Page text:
• Using the SCERTS Practice Principles to identify objectives and appropriate strategies for enhancing smooth transitions
• Using video case reviews to identify objectives and appropriate strategies for enhancing smooth transitions
Day 3
Formal assessment procedures and methods for assessing progress
• Identifying educational objectives and appropriate strategies for enhancing conventional emotional expression.
• Using video case reviews to determine appropriate strategies for enhancing conventional emotional expression.
• Using the SCERTS Assessment Process to as a meaningful measure of outcome and programme planning.
• Identifying methods for ongoing programme monitoring

Notes

Location

The Carrickdale Hotel

Get Directions

Amy Laurent

SCERTS: Social Communication, Emotional Regulation and Transactional Support (SCERTS) Three day course

Event summary

Date

Start Time

End Time

The Carrickdale Hotel, Dundalk,, Louth

Booking closes

ATTENDANCE ON DAY ONE IS COMPULSORY
 

Day One (COMPULSORY):
Core SCERTS model
• Identifying the core domains of the SCERTS model
• Identifying the practice principles of the SCERTS model
• Identifying the developmental stages and essential social communication objectives within the SCERTS curriculum
• Identifying developmental stages and essential emotional regulation objectives within the SCERTS curriculum
Day 2
SCERTS Practice Principles
• Using the SCERTS Practice Principles to identify objectives and appropriate strategies for active engagement
• Using video case reviews to identify objectives and appropriate strategies for enhancing active engagement
• Using the SCERTS Practice Principles to identify objectives and appropriate strategies for enhancing smooth transitions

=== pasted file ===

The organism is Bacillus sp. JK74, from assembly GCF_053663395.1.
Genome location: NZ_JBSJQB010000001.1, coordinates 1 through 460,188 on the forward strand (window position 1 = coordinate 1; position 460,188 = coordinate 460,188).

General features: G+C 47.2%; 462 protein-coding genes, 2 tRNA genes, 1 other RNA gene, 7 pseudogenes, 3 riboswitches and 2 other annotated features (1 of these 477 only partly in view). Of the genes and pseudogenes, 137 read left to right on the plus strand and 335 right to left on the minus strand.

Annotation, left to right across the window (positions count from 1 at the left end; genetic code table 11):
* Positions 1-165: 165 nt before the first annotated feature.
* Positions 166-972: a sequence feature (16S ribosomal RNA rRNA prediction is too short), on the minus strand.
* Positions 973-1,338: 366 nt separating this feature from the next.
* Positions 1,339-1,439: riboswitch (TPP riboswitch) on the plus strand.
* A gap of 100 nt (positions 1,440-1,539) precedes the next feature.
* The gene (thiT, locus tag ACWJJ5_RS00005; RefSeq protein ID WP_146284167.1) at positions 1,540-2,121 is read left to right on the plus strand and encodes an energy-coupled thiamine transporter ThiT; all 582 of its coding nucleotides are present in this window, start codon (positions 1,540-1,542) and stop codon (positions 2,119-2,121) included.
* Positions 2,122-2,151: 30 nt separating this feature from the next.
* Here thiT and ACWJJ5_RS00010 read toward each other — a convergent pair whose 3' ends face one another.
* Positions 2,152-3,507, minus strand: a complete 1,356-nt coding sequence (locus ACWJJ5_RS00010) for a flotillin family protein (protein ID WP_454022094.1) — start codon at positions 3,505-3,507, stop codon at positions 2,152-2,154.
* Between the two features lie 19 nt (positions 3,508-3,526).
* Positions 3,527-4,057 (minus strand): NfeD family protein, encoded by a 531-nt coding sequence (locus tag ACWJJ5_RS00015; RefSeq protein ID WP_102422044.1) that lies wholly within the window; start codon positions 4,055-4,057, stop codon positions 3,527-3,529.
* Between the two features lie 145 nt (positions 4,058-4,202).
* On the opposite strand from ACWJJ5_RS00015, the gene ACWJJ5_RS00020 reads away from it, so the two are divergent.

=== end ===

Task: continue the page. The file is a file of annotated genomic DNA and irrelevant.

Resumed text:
• Using video case reviews to identify objectives and appropriate strategies for enhancing smooth transitions

Notes

Location

The Carrickdale Hotel

Get Directions

Amy Laurent

SCERTS: Social Communication, Emotional Regulation and Transactional Support (SCERTS) Three day course

Event summary

Date

Start Time

End Time

The Carrickdale Hotel, Dundalk,, Louth

Booking closes

ATTENDANCE ON DAY ONE IS COMPULSORY
Day One (COMPULSORY):
Core SCERTS model
• Identifying the core domains of the SCERTS model
• Identifying the practice principles of the SCERTS model
• Identifying the developmental stages and essential social communication objectives within the SCERTS curriculum
• Identifying developmental stages and essential emotional regulation objectives within the SCERTS curriculum

Day 3
Formal assessment procedures and methods for assessing progress
• Identifying educational objectives and appropriate strategies for enhancing conventional emotional expression.
• Using video case reviews to determine appropriate strategies for enhancing conventional emotional expression.
• Using the SCERTS Assessment Process to as a meaningful measure of outcome and programme planning.
• Identifying methods for ongoing programme monitoring

Notes

Location

The Carrickdale Hotel

Get Directions

Amy Laurent